Buckingham Palace has served as the official London residence of the sovereignty of the United Kingdom since 1837 and is today the administrative headquarters of the monarchy. Although used for many official ceremonies and receptions hosted by the Queen, the Government Rooms at Buckingham Palace are open to visitors every summer.
Buckingham Palace has 775 rooms. It has 19 government rooms, 52 royal, and guest bedrooms, 188 staff bedrooms, 92 offices, and 78 bathrooms. In measurements, the front of the building is 108 m long, 120 m deep (including the central square), and 24 m high. Today, Buckingham Palace is a highly functional building, the center of the constitutional monarchy in the United Kingdom, and serves as the venue for many royal ceremonies, from entertaining foreign heads of state to celebrating victories in investment and recognition.
Every year more than 50,000 people come to the palace as guests for state banquets, lunches, dinners, receptions, and garden parties. Her monarchy has weekly audiences with the Prime Minister, as well as welcoming newly appointed ambassadors to Buckingham Palace.
Palace receptions are held throughout the year to identify industries, government, charities, sports, the Commonwealth, and many other aspects of life. For example, in 2013, the Queen hosted a reception to celebrate the Commonwealth, Youth, and Education, which was attended by 350 guests from educational institutions around the world. A concert by the Commonwealth Youth Orchestra and Choir, and most recently in 2015, Majesty hosted a reception for the Rugby World Cup players, organizers and supporters. Buckingham Palace is often the center of significant national celebrations.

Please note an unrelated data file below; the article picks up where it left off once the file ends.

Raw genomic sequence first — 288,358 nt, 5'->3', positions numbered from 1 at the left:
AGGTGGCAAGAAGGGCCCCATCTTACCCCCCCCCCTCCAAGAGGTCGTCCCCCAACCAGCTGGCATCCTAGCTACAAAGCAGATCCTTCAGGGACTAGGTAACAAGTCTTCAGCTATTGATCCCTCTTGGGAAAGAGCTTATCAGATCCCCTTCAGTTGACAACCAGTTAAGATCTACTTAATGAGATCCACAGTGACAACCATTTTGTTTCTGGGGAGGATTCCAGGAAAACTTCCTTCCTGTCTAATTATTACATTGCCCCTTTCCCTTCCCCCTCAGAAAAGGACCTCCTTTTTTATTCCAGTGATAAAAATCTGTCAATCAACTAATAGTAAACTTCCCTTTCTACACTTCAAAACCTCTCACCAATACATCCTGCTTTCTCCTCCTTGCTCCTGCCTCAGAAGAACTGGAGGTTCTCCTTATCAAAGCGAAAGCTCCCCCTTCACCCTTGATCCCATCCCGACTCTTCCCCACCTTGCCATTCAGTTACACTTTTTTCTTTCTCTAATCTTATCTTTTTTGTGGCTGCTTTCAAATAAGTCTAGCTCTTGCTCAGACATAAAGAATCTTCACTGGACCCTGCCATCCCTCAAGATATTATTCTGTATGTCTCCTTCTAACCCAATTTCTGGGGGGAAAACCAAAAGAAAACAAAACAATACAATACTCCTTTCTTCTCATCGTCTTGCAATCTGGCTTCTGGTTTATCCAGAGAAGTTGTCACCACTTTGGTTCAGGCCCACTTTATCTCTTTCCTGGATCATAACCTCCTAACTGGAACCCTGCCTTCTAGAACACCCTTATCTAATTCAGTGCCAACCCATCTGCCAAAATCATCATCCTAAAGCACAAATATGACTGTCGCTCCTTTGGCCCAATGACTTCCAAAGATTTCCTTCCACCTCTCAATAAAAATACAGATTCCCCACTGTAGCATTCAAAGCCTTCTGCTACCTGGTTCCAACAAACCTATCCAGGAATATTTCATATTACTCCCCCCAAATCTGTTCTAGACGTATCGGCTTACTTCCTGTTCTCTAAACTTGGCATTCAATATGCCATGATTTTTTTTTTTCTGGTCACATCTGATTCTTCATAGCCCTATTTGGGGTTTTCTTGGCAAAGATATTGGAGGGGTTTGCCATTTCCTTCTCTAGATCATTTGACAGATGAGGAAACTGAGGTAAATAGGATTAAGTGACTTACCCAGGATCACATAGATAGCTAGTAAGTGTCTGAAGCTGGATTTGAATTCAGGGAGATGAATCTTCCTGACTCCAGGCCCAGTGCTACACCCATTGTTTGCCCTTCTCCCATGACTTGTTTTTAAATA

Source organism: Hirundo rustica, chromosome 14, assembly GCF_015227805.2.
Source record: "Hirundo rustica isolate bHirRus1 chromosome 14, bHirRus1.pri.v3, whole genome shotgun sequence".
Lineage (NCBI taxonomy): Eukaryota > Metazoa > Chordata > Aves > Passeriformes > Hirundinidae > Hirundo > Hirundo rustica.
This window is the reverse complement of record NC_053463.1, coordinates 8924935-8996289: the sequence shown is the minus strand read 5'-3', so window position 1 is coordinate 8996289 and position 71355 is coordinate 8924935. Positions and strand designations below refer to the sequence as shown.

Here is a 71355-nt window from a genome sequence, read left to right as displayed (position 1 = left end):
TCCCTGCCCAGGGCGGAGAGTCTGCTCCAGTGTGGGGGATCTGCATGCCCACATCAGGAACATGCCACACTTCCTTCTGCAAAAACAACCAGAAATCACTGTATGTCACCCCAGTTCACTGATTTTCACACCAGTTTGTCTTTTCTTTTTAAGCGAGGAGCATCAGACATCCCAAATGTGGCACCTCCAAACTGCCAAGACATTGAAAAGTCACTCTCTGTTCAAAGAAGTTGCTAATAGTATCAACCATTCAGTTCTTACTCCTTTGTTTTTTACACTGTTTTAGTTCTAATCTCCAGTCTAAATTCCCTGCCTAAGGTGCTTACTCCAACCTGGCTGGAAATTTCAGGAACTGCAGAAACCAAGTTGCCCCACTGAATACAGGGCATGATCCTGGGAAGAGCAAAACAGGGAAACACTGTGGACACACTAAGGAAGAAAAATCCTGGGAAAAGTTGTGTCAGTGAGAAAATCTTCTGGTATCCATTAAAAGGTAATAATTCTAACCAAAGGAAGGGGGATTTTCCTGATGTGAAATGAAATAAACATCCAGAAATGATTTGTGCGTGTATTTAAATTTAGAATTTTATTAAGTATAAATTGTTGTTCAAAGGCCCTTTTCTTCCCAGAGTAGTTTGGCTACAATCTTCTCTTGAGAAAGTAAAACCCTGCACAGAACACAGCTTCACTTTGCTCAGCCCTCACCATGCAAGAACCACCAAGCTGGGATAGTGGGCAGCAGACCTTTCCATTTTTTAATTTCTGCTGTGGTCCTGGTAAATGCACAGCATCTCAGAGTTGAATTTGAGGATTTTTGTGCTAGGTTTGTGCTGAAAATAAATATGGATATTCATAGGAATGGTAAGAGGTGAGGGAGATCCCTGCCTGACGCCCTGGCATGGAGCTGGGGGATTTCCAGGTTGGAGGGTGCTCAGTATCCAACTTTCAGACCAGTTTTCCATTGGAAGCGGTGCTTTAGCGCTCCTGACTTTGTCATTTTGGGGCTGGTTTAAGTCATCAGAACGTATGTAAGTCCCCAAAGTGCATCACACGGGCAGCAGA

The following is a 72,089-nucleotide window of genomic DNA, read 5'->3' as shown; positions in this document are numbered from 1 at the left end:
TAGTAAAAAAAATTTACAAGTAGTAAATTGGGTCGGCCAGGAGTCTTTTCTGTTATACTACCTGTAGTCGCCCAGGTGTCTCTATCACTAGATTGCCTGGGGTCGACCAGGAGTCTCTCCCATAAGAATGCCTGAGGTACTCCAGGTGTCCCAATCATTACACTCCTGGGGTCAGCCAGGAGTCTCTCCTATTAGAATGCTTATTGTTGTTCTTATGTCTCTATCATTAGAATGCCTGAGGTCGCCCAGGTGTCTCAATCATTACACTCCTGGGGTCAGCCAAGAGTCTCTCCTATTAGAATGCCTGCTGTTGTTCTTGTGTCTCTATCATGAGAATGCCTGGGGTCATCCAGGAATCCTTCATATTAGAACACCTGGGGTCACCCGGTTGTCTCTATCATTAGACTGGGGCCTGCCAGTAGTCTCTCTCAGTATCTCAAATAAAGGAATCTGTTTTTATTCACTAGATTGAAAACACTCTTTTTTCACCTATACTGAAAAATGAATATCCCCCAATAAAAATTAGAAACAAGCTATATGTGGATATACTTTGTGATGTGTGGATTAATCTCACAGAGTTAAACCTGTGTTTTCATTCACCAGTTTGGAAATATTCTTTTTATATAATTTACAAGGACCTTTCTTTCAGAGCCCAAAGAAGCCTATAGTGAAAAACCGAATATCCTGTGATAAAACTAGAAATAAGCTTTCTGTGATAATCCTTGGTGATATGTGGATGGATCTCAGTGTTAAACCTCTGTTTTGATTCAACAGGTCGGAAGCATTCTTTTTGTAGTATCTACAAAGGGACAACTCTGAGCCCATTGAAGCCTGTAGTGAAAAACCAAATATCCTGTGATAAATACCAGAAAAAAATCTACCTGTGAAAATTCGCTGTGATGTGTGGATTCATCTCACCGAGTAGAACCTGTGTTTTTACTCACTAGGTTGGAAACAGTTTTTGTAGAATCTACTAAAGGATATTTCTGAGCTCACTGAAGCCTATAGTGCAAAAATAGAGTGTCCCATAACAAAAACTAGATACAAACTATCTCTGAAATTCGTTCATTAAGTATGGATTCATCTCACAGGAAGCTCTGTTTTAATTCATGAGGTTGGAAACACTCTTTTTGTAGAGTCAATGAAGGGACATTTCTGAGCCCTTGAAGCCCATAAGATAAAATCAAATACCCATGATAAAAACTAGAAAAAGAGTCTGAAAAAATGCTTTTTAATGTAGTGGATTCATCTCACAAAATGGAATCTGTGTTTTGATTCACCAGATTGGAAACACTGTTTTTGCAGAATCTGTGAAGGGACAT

In 2002, a concert was staged in Buckingham Palace Park to mark the Queen’s Golden Jubilee, featuring a memorable performance by Brian May from the roof of the palace and at Her Majesty’s Diamond Jubilee celebrations. The public was invited to a special excursion at Buckingham Palace Park in 2012.
The balcony here is one of the most famous in the world. The first appearance of the royal balcony was made in 1851 when Queen Victoria entered the Great Exhibition Celebration. Since then, appearances on the royal balcony, from the Queen’s official birthday celebrations to trooping color, have marked the 75th anniversary of the RAF Flypast at the end of royal weddings as well as special events of national importance.
Buckingham Palace is considered the administrative center of the monarchy, and in addition to holding the Queen’s Gallery and the Royal Mouse, it is also home to the family. The Queen gave birth to Prince Charles and Prince Andrew at the palace, and even today notices of royal births and deaths are mounted on the front rails for the public to read. The Christmas of the Prince of Wales, the Royal Princess, the Duke of York, and Prince William took place in the concert hall, and many royal weddings were celebrated at Buckingham Palace.
The offices of those who assist the Queen and the Duke of Edinburgh in their day-to-day affairs and duties, as well as the office of their immediate family, the Private Secretariat and the Privy Purse and Treasurer’s office, are located at Buckingham Palace.
History of Buckingham Palace
George III bought the Buckingham House in 1761 for his wife, Queen Charlotte, as a cozy family home near St. James’ Palace. Buckingham House became known as Queen’s House, where 14 of George III’s 15 children were born.